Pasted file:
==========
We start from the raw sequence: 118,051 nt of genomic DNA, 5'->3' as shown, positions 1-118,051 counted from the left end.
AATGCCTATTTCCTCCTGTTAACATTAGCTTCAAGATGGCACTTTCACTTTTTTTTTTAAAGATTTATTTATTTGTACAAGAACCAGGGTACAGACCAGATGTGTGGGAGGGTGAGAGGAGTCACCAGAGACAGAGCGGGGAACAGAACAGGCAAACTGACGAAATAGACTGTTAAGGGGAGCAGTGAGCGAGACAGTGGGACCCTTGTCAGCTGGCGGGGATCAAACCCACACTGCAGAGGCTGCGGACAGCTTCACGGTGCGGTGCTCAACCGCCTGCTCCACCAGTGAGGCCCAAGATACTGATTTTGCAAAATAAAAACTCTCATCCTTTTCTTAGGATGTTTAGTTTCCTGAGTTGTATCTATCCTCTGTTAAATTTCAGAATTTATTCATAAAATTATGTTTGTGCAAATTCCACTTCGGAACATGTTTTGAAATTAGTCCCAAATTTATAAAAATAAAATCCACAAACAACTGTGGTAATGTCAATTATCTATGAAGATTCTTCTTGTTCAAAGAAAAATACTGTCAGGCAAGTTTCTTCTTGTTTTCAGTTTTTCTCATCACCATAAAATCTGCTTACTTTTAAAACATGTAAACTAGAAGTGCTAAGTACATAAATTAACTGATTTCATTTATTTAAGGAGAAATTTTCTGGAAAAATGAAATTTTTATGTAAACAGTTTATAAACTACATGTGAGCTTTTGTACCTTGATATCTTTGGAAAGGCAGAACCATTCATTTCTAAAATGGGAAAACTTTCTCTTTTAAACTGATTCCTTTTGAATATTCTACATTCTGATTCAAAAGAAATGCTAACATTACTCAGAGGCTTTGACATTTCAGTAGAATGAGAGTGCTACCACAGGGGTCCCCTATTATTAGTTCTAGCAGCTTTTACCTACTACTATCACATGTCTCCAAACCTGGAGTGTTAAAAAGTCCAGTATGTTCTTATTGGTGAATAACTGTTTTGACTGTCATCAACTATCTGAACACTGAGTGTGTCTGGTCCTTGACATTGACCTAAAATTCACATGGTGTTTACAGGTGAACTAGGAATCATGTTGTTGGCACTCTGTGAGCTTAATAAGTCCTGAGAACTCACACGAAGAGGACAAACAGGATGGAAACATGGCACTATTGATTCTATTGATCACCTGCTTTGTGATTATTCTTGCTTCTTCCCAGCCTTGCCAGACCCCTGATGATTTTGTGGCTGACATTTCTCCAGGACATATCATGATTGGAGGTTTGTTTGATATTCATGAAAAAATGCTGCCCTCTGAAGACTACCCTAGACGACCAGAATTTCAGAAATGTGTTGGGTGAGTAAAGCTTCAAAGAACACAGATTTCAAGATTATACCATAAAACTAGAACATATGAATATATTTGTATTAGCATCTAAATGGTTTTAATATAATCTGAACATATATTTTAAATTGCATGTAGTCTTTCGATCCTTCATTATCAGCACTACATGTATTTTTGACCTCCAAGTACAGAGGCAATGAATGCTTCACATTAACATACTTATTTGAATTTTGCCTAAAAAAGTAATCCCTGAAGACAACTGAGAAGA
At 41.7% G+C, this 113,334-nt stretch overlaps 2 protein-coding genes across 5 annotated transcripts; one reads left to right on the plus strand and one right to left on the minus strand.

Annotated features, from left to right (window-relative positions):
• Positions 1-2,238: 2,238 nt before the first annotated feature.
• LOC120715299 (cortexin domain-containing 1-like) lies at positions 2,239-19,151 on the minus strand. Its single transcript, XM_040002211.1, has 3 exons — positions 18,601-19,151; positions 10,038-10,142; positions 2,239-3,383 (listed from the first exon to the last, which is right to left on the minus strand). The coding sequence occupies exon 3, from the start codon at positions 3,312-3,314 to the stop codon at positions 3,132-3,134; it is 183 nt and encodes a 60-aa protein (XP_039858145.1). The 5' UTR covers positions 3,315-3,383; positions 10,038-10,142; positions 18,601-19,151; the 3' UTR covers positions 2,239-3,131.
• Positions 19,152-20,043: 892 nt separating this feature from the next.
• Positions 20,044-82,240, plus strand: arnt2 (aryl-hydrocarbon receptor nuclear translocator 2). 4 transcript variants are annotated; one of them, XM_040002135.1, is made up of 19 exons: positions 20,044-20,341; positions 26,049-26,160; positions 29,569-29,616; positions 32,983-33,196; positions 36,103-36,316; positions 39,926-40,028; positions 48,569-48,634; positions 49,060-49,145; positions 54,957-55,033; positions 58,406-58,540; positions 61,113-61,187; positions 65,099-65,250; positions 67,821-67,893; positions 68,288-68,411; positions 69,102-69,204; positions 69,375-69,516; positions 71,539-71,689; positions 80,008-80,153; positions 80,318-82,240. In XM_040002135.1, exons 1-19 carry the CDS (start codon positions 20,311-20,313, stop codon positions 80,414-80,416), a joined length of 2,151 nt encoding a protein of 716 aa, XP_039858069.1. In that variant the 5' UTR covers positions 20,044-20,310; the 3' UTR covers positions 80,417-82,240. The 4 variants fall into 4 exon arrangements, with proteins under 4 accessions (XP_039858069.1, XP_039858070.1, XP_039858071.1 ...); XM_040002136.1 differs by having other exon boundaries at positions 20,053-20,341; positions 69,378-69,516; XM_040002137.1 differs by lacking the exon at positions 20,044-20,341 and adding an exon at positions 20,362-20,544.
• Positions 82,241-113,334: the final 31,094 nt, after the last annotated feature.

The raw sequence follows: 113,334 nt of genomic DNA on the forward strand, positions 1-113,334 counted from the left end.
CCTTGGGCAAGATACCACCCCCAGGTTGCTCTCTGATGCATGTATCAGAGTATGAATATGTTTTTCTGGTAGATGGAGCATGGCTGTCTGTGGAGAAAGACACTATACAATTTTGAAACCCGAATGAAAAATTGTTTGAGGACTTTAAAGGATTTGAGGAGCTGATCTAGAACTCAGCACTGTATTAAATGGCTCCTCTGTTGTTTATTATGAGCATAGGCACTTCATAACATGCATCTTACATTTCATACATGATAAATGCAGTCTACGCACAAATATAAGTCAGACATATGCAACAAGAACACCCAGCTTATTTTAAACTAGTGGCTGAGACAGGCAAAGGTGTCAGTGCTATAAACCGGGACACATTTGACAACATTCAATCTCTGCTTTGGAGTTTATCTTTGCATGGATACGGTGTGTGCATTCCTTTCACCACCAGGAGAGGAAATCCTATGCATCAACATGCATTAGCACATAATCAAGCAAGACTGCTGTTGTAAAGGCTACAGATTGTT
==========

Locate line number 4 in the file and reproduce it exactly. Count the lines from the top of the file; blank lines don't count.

Annotated features, from left to right (window-relative positions):